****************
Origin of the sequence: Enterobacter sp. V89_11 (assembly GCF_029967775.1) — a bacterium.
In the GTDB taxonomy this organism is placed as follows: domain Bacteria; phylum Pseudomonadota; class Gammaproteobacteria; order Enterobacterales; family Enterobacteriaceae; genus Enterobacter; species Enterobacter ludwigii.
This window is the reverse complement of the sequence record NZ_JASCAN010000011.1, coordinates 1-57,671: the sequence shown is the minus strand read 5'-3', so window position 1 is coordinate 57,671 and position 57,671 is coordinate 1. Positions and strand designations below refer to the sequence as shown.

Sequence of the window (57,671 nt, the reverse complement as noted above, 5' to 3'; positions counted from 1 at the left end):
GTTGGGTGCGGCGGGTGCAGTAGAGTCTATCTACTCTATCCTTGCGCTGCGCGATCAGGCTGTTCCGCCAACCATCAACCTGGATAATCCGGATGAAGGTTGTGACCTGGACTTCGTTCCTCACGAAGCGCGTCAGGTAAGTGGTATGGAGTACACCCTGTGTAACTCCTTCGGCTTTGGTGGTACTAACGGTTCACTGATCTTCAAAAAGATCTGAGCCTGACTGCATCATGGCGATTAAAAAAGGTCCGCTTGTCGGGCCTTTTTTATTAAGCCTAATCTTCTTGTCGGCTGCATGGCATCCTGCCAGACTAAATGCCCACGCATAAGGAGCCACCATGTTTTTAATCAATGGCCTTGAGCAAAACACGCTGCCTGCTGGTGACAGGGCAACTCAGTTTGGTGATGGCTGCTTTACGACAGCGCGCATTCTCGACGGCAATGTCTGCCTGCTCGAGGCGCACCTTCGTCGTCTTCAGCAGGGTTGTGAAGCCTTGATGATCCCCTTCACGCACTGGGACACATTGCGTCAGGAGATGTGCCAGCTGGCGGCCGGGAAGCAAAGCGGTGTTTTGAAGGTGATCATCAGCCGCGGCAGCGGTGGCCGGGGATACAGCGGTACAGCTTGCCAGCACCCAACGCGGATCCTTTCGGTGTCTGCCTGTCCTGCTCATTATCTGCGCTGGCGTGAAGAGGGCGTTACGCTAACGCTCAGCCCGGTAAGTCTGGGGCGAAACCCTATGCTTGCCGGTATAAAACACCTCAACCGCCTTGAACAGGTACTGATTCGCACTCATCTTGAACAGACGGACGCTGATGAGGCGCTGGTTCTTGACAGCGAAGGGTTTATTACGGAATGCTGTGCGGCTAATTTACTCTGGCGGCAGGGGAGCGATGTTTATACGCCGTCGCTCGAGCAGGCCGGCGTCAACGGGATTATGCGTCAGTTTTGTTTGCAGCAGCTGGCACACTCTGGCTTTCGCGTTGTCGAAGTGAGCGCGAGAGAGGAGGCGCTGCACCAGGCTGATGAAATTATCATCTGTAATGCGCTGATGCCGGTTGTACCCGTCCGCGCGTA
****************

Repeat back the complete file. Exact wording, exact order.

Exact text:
Origin of the sequence: Enterobacter sp. V89_11 (assembly GCF_029967775.1) — a bacterium.
In the GTDB taxonomy this organism is placed as follows: domain Bacteria; phylum Pseudomonadota; class Gammaproteobacteria; order Enterobacterales; family Enterobacteriaceae; genus Enterobacter; species Enterobacter ludwigii.
This window is the reverse complement of the sequence record NZ_JASCAN010000011.1, coordinates 1-57,671: the sequence shown is the minus strand read 5'-3', so window position 1 is coordinate 57,671 and position 57,671 is coordinate 1. Positions and strand designations below refer to the sequence as shown.

Sequence of the window (57,671 nt, the reverse complement as noted above, 5' to 3'; positions counted from 1 at the left end):
GTTGGGTGCGGCGGGTGCAGTAGAGTCTATCTACTCTATCCTTGCGCTGCGCGATCAGGCTGTTCCGCCAACCATCAACCTGGATAATCCGGATGAAGGTTGTGACCTGGACTTCGTTCCTCACGAAGCGCGTCAGGTAAGTGGTATGGAGTACACCCTGTGTAACTCCTTCGGCTTTGGTGGTACTAACGGTTCACTGATCTTCAAAAAGATCTGAGCCTGACTGCATCATGGCGATTAAAAAAGGTCCGCTTGTCGGGCCTTTTTTATTAAGCCTAATCTTCTTGTCGGCTGCATGGCATCCTGCCAGACTAAATGCCCACGCATAAGGAGCCACCATGTTTTTAATCAATGGCCTTGAGCAAAACACGCTGCCTGCTGGTGACAGGGCAACTCAGTTTGGTGATGGCTGCTTTACGACAGCGCGCATTCTCGACGGCAATGTCTGCCTGCTCGAGGCGCACCTTCGTCGTCTTCAGCAGGGTTGTGAAGCCTTGATGATCCCCTTCACGCACTGGGACACATTGCGTCAGGAGATGTGCCAGCTGGCGGCCGGGAAGCAAAGCGGTGTTTTGAAGGTGATCATCAGCCGCGGCAGCGGTGGCCGGGGATACAGCGGTACAGCTTGCCAGCACCCAACGCGGATCCTTTCGGTGTCTGCCTGTCCTGCTCATTATCTGCGCTGGCGTGAAGAGGGCGTTACGCTAACGCTCAGCCCGGTAAGTCTGGGGCGAAACCCTATGCTTGCCGGTATAAAACACCTCAACCGCCTTGAACAGGTACTGATTCGCACTCATCTTGAACAGACGGACGCTGATGAGGCGCTGGTTCTTGACAGCGAAGGGTTTATTACGGAATGCTGTGCGGCTAATTTACTCTGGCGGCAGGGGAGCGATGTTTATACGCCGTCGCTCGAGCAGGCCGGCGTCAACGGGATTATGCGTCAGTTTTGTTTGCAGCAGCTGGCACACTCTGGCTTTCGCGTTGTCGAAGTGAGCGCGAGAGAGGAGGCGCTGCACCAGGCTGATGAAATTATCATCTGTAATGCGCTGATGCCGGTTGTACCCGTCCGCGCGTA